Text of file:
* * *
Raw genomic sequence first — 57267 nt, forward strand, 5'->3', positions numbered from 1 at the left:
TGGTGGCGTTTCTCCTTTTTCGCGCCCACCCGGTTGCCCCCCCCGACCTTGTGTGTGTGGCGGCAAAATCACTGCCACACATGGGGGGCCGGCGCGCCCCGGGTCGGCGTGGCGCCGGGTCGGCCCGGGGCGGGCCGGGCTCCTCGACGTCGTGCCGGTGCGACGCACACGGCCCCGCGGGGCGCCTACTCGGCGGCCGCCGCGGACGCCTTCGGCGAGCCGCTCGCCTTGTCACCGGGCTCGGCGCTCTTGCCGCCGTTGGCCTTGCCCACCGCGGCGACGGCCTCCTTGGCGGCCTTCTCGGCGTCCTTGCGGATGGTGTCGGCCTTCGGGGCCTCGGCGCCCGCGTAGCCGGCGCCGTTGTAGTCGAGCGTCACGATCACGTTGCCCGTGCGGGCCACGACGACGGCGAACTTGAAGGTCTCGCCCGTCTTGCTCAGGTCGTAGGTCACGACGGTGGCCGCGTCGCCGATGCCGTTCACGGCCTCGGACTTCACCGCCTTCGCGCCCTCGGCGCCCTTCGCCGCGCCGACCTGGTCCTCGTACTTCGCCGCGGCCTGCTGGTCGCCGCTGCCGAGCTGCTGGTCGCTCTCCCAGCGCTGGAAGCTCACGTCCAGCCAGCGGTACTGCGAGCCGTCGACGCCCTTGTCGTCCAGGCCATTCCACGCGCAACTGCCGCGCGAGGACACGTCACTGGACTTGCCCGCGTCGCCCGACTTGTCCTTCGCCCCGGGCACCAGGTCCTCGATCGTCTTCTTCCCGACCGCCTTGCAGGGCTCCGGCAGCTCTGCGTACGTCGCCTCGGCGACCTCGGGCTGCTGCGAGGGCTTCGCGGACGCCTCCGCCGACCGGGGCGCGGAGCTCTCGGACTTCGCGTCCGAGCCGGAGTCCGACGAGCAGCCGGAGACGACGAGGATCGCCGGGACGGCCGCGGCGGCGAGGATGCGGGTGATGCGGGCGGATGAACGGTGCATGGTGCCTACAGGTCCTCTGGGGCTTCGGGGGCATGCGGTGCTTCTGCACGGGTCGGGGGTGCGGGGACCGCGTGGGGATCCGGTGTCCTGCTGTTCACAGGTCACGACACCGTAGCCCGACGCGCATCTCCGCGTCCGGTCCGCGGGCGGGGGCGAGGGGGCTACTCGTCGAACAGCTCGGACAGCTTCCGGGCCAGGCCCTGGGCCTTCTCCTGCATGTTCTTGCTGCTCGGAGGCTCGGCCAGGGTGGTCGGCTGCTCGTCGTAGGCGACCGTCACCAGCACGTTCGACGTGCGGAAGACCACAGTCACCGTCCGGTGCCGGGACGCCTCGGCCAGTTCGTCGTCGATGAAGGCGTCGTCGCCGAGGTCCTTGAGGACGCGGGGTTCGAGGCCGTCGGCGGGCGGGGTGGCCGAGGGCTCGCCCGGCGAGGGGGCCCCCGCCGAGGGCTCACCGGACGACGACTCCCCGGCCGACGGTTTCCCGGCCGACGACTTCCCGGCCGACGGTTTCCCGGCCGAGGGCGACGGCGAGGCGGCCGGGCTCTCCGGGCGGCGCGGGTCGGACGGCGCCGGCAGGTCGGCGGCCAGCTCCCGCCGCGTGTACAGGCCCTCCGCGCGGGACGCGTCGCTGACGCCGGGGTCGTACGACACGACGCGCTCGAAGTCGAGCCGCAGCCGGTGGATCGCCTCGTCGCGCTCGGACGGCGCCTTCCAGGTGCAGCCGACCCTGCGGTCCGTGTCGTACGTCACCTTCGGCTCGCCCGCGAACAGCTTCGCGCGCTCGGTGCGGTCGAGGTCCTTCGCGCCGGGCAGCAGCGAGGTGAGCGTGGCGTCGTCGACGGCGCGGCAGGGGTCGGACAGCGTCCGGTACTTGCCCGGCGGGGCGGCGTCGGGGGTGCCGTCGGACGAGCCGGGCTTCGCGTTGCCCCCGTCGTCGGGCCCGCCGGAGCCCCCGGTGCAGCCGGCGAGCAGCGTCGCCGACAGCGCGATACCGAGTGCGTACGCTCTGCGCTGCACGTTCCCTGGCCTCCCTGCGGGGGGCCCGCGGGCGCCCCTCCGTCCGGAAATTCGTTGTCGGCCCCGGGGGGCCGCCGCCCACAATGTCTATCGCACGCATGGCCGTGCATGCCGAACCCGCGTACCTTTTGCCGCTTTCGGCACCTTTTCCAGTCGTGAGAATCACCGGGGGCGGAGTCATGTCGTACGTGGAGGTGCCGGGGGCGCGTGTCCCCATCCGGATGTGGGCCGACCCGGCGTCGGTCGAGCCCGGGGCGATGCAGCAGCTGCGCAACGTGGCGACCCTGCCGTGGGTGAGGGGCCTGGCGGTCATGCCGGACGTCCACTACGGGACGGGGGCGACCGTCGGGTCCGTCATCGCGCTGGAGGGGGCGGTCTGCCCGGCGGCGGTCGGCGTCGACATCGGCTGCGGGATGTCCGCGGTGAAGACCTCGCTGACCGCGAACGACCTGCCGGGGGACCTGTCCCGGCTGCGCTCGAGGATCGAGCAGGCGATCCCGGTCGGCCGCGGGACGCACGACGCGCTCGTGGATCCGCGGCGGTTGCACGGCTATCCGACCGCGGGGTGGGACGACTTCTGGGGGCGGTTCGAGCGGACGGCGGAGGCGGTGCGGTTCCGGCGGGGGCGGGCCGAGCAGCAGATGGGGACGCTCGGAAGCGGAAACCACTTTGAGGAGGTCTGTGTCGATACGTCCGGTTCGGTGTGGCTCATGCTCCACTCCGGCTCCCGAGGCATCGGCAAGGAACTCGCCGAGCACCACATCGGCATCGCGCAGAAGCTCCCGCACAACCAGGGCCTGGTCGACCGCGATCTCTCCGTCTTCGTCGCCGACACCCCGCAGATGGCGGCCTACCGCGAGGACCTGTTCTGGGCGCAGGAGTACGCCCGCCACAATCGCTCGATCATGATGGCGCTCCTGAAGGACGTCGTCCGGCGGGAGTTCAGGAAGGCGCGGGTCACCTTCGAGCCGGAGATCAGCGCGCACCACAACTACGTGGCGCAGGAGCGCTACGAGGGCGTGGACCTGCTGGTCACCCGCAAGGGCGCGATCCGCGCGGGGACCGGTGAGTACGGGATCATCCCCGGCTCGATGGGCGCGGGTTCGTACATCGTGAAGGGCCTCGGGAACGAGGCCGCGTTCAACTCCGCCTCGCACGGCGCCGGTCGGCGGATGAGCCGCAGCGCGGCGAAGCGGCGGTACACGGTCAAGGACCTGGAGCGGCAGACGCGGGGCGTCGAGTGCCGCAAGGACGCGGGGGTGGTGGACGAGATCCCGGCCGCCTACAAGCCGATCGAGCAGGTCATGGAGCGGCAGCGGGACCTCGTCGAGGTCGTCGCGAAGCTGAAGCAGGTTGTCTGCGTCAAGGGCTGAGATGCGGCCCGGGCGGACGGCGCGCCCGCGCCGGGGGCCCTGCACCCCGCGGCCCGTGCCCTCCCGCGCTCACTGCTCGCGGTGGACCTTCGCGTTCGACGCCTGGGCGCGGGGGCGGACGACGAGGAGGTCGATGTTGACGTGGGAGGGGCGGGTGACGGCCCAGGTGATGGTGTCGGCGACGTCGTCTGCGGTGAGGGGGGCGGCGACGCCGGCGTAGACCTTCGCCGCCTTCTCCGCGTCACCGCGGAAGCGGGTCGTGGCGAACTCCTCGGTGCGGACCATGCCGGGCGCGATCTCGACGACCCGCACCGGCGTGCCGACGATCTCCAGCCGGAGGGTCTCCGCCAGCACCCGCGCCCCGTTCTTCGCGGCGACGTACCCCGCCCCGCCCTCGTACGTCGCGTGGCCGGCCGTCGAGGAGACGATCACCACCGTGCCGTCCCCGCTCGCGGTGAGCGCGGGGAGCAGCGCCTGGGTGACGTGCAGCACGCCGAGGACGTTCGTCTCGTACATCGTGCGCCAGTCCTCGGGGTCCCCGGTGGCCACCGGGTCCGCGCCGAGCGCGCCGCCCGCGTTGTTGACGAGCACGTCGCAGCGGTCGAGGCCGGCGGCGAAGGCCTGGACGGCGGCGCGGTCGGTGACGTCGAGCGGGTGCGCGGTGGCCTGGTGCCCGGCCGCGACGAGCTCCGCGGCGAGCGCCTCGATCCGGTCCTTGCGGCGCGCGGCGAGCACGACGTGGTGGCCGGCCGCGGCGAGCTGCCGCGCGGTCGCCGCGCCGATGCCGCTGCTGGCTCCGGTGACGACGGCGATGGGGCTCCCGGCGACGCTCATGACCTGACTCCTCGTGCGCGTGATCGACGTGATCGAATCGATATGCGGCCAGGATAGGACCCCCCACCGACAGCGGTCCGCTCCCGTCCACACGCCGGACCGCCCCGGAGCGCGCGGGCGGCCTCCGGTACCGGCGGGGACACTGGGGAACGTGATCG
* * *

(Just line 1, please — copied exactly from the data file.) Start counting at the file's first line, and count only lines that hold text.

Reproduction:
Raw genomic sequence first — 57267 nt, forward strand, 5'->3', positions numbered from 1 at the left: